(As mentioned in a previous post, I’m going to start using this space to keep track of my end of year book wrap-ups, so thought I’d share all the previous years I’ve done this first. And so, here is 2010)
I read over 60 books this year (stopped keeping track for a few months in spring, so this year’s count isn’t firm). Here were some of my favorites:
“The Devil in the White City” by Erik Larson – Fan-bloody-tastic! Local author, too. Really interesting story following Chicago’s world’s fair and America’s first serial killer (a contemporary of Jack the Ripper who left a truly horrifying trail of bodies). Well paced, fascinating, and I feel like I learned a LOT!
“Hotel on the Corner of Bitter and Sweet” by Jamie Ford -recommended by my aunt Mary. Was worried it would be Nicholas Sparks’ style sentimental garbage, but it wasn’t. A nice little story that raises some decent questions about identity and national policies. I loved reading about Seattle’s international district (in the 40’s and the 80’s)
“The White Tiger” by Aravind Adiga – Sat on my shelf for months before I finally started it, but so glad I did. Caustic and sarcastic, darkly comic, great fun story set in modern India.
“The Hunger Games” by Suzanne Collins – DEVOURED this in one sitting. The entire series is great, but this first was the most enjoyable.
“Never Let Me Go” by Kazuo Ishiguro – This was a slow starter for me, and I spent much of the novel struggling with it, as I wanted it to be different than it was. But once I accepted this lovely quiet story, I recognized its power and beauty. Good stuff.
“Room” by Emma Donaghue – Couldn’t catch my breath for the first half of this. Great read. The second half is not quite as good, but still a decent novel, and a very fast read.
“Red Seas Under Red Skies” by Scott Lynch – REALLY enjoying this fantasy series (this is the second book. First is “The Lies of Locke Lamora”) following a band of plucky thieves. It’s an old-timey Ocean’s Eleven-style heist romp set in a magic medieval fantasy land.
“Soulless” by Gail Carriger – more of a romance novel than I usually read. By all accounts I should have hated this. It feels so contrived out of focus groups and what’s “hot right now,” featuring steam punk, werewolves, vampires, our bluestocking heroine, etc. Much of the jokes seem forced, but it was a fast read that I found more enjoyable than I expected to, so it’s made the list. (Although the second book was boring!)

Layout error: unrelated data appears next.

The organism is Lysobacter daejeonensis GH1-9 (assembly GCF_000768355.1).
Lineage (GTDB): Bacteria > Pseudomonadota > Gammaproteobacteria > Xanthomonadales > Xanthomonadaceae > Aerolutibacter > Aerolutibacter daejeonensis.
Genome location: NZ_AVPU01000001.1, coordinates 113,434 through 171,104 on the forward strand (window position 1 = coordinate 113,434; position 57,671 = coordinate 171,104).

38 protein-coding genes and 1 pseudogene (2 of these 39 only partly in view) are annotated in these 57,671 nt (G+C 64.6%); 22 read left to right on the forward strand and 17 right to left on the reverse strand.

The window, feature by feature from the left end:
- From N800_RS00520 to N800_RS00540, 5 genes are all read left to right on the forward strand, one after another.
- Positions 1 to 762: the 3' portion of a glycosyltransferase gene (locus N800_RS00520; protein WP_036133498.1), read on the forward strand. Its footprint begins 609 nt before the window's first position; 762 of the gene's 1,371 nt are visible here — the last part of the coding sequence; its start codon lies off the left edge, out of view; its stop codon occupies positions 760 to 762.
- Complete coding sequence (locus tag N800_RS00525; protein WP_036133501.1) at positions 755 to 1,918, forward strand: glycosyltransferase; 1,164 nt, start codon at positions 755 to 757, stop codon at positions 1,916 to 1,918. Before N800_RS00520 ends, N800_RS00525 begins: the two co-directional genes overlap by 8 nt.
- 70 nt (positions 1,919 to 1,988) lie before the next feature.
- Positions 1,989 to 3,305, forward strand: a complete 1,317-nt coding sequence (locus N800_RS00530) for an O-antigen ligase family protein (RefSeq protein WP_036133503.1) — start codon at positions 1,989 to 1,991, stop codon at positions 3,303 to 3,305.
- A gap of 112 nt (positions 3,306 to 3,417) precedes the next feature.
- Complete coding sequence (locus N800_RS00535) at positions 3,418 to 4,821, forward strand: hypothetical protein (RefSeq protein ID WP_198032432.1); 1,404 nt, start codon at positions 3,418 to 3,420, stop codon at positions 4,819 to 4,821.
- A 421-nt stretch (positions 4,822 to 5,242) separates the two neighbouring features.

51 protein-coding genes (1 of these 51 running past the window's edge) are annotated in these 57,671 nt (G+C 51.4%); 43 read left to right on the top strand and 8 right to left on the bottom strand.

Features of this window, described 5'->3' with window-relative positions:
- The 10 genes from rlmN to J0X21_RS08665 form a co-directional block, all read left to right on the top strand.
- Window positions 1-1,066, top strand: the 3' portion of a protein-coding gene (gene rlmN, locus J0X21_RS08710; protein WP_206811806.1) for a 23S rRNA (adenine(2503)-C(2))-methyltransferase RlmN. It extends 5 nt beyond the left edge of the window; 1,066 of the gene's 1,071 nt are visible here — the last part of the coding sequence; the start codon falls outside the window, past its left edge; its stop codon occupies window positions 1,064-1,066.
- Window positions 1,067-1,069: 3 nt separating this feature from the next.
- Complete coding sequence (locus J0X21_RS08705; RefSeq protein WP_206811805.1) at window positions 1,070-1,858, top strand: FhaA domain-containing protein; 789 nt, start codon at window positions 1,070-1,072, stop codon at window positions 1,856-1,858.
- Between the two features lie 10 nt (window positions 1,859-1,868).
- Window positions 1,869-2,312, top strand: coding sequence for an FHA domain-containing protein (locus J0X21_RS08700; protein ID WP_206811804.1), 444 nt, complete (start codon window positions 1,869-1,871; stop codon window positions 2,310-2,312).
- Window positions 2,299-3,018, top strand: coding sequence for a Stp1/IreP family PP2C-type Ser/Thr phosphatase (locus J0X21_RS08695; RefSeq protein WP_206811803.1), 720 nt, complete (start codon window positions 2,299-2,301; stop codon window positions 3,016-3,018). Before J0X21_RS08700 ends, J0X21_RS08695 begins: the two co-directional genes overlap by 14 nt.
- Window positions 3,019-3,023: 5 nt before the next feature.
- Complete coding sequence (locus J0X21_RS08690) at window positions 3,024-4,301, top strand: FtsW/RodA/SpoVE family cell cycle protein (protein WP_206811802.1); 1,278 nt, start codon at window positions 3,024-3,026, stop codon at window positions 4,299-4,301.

“The Windup Girl” by Paolo Bacigalupi – GORGEOUS! Rich language, fascinating plot. I found this as part of my bookclub’s challenge (read a book about a brothel or the plague. This had BOTH!!). Some truly great futuristic writing (without all that boring space/technology stuff that normally bores me).
“Beat the Reaper” by Josh Bazell – Woah! What a wild wild ride. Darkly sarcastic and comic mystery thriller, exploring mafia hitmen and modern hospitals. Plus, I am a SUCKER for fiction with footnotes. Honestly, I have made 5 people read this so far, and they’ve all loved it (although if you are squeamish about violence and blood, maybe not the novel for you). I literally said, out loud, “Oh My God!” a few times, speaking to an empty room, especially during the end when the pacing/stakes ramp up even further.
“The Girl with the Dragon Tattoo” by Steigg Larsson – I liked this, but didn’t LOVE it. Initially turned off/annoyed with it…felt like Law & Order: SVU, using violent sex crimes against women to titillate the reader. But learning that the Swedish title is “Men Who Hate Women” coupled with the domestic violence statistics throughout helped me to change my mind. A decent mystery, and Lisbeth is a truly fascinating character.
“The Lost City of Z” by David Grann – gripping non-fiction, great adventure story and travel memoir. Even my sister liked it, and she’s not obsessed with travel adventure writing the way that I am.
“The Lies of Locke Lamora” by Scott Lynch – LOVED this epic fantasy. There’s a huge shift in tone partway through, however. Begins as a fun adventure caper, and then suddenly the stakes are raised and “shit just got real.” I did enjoyed this very much.
“Cut to the Quick” by Kate Ross – Loved all four of Ross’ Julian Kestrel mysteries (this is the first). I am not generally a big fan of the mystery genre, but these are great fun and pretty well written.
“Will Grayson, Will Grayson” by John Green & David Levithan – Some seriously great Young Adult reading, following the lives of two teenagers named Will Grayson. Characters felt very true.
“The Absolutely True Diary of a Part-Time Indian” by Sherman Alexie – I am almost always a fan of Alexie, but this is truly truly wonderful. Made both of my parents read it, and they both LOVED it, as well. Truth!
“The Pirates in an Adventure with Scientists” by Gideon Defoe – This series is so so silly, and it makes me very happy. Definitely not for everyone, but if you like silly things and/or pirates, you must read these.
“World War Z” by Max Brooks – Put off reading this because zombies feel played out already, and while Brooks’ “Survival Guide” made for an entertaining idea, it really was a GUIDE and made for dry reading at times. But on the recommendation of some facebook pals, I gave this a shot. SO glad I did. Really effective pacing and story telling. Truly great stuff.
“Lord of Emperors” by Guy Gavriel Kay – One of my favorite fantasy authors, with a talent for epic stories. 2nd (in a series of 2) modeled after the Byzantine Empire. The other wonderful thing about him (in addition to his great characterization and intricate plotting) is that many of his stories are STAND ALONE books (so rare in fantasy genre). Even if a story is multiple books, it’s only 2 or 3 total. Very very good.